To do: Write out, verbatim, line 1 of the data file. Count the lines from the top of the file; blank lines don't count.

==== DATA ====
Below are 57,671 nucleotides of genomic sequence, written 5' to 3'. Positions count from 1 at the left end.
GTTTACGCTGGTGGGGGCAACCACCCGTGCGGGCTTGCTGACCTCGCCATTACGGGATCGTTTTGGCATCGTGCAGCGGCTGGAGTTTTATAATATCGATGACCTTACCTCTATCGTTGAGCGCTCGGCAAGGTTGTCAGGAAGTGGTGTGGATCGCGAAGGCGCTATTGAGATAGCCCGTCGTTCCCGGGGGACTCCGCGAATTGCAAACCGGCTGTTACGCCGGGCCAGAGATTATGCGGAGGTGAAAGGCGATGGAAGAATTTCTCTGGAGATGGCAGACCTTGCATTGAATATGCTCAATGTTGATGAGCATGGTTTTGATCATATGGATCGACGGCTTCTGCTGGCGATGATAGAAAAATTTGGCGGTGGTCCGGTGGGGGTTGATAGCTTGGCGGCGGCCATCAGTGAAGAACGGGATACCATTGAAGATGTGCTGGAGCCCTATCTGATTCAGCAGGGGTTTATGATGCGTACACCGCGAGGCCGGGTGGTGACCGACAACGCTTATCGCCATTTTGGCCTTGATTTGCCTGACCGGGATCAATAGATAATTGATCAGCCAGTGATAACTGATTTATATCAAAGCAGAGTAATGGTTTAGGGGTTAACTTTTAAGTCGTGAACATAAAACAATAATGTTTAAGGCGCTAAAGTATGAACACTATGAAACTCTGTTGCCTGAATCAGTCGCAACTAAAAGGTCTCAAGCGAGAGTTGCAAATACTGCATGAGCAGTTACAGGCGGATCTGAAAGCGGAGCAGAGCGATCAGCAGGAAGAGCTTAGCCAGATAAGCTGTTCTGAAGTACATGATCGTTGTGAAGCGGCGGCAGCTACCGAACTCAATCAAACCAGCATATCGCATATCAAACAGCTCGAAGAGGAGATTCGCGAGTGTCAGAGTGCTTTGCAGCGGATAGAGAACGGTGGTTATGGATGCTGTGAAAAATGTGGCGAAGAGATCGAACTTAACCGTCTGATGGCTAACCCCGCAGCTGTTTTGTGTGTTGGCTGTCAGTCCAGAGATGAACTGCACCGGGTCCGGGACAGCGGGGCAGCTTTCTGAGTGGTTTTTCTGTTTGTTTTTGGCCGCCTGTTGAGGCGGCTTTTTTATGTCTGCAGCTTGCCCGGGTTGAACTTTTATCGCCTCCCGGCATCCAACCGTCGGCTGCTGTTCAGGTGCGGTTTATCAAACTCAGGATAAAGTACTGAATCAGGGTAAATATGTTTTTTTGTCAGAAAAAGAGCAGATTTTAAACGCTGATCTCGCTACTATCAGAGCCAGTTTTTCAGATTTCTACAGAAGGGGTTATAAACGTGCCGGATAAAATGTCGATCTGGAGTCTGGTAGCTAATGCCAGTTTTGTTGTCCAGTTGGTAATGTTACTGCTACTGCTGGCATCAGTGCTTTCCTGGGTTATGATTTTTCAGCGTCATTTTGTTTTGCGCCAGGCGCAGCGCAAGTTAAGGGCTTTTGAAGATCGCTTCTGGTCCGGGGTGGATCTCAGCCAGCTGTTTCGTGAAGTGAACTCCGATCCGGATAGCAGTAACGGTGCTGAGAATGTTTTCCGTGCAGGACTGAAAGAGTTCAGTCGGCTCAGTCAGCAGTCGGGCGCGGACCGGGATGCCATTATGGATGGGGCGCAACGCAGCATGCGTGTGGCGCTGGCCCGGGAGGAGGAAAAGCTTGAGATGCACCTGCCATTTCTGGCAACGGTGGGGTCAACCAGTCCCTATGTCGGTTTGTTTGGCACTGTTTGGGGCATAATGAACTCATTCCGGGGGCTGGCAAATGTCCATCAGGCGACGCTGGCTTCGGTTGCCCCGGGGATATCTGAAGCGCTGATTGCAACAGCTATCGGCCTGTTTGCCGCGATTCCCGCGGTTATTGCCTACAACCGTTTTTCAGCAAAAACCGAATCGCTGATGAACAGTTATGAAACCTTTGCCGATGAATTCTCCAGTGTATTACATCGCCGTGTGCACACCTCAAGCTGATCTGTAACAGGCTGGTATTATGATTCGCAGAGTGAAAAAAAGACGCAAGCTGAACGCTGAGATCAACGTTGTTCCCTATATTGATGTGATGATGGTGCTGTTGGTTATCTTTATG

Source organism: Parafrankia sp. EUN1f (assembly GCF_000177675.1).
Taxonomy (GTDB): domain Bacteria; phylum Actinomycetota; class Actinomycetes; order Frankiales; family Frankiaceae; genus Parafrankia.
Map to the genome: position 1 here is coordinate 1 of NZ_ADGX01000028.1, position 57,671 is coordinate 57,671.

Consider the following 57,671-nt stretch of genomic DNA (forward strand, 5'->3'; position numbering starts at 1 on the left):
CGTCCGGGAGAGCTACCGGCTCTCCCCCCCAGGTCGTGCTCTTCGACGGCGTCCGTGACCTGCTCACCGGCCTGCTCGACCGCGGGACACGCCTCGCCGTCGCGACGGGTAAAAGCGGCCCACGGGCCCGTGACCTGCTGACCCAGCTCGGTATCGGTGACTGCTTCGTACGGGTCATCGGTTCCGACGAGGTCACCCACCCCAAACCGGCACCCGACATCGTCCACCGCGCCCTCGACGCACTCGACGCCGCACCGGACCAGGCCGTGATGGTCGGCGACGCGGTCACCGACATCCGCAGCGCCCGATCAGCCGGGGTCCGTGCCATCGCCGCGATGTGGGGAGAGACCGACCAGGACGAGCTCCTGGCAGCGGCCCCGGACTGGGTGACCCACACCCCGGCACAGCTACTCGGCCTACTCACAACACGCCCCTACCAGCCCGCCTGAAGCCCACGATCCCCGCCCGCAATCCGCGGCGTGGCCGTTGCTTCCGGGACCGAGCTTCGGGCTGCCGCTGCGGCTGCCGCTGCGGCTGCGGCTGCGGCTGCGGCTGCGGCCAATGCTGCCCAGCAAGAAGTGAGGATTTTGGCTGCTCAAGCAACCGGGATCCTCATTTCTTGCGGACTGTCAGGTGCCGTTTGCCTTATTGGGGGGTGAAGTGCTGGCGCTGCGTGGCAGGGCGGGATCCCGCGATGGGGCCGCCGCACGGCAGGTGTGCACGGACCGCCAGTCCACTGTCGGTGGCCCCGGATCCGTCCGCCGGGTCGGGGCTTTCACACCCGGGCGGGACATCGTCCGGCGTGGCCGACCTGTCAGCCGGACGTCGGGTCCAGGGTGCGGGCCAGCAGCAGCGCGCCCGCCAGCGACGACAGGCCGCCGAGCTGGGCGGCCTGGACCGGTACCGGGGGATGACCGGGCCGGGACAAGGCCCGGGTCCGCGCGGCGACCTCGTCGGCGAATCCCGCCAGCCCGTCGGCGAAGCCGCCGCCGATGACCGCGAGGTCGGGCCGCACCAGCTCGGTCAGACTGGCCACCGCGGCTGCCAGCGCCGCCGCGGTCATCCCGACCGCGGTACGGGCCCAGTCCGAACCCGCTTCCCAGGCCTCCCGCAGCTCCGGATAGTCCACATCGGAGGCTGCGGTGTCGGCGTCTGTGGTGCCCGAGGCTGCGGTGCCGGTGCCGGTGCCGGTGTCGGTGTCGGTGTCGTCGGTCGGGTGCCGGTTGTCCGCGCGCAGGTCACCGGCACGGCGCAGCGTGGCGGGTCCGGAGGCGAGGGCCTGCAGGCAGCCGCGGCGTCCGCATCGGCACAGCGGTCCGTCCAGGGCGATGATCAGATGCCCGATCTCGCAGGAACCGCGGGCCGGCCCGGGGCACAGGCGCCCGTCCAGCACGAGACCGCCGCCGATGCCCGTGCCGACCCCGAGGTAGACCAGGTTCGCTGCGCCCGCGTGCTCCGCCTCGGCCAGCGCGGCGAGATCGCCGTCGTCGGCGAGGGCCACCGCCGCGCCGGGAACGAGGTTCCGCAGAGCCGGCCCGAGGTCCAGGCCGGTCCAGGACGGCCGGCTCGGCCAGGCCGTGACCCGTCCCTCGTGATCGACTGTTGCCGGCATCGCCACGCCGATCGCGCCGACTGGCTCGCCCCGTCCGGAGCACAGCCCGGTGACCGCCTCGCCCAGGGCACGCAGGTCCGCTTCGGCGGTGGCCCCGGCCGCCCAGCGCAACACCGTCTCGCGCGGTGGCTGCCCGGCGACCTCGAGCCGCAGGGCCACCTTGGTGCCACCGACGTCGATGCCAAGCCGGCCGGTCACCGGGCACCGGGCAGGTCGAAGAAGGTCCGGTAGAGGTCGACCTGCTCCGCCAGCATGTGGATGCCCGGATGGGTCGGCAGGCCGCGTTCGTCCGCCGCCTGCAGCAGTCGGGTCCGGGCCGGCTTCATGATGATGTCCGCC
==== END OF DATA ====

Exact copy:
Below are 57,671 nucleotides of genomic sequence, written 5' to 3'. Positions count from 1 at the left end.